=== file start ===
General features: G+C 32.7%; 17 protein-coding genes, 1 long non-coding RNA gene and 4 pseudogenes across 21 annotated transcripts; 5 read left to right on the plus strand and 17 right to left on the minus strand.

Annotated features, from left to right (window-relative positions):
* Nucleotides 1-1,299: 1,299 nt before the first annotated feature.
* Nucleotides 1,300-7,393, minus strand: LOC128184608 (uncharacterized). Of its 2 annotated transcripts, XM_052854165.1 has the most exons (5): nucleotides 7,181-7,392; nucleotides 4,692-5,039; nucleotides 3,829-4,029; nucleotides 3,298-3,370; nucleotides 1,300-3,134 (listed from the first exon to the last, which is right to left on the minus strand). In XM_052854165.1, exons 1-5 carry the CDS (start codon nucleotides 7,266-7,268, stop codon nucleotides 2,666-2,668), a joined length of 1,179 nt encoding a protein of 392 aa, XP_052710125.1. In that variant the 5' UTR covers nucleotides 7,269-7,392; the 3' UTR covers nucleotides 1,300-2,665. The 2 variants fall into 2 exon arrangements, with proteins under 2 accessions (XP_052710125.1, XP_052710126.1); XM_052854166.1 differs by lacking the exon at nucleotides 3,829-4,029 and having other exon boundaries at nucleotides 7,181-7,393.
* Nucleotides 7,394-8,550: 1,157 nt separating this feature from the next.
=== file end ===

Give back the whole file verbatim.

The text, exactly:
General features: G+C 32.7%; 17 protein-coding genes, 1 long non-coding RNA gene and 4 pseudogenes across 21 annotated transcripts; 5 read left to right on the plus strand and 17 right to left on the minus strand.

Annotated features, from left to right (window-relative positions):
* Nucleotides 1-1,299: 1,299 nt before the first annotated feature.
* Nucleotides 1,300-7,393, minus strand: LOC128184608 (uncharacterized). Of its 2 annotated transcripts, XM_052854165.1 has the most exons (5): nucleotides 7,181-7,392; nucleotides 4,692-5,039; nucleotides 3,829-4,029; nucleotides 3,298-3,370; nucleotides 1,300-3,134 (listed from the first exon to the last, which is right to left on the minus strand). In XM_052854165.1, exons 1-5 carry the CDS (start codon nucleotides 7,266-7,268, stop codon nucleotides 2,666-2,668), a joined length of 1,179 nt encoding a protein of 392 aa, XP_052710125.1. In that variant the 5' UTR covers nucleotides 7,269-7,392; the 3' UTR covers nucleotides 1,300-2,665. The 2 variants fall into 2 exon arrangements, with proteins under 2 accessions (XP_052710125.1, XP_052710126.1); XM_052854166.1 differs by lacking the exon at nucleotides 3,829-4,029 and having other exon boundaries at nucleotides 7,181-7,393.
* Nucleotides 7,394-8,550: 1,157 nt separating this feature from the next.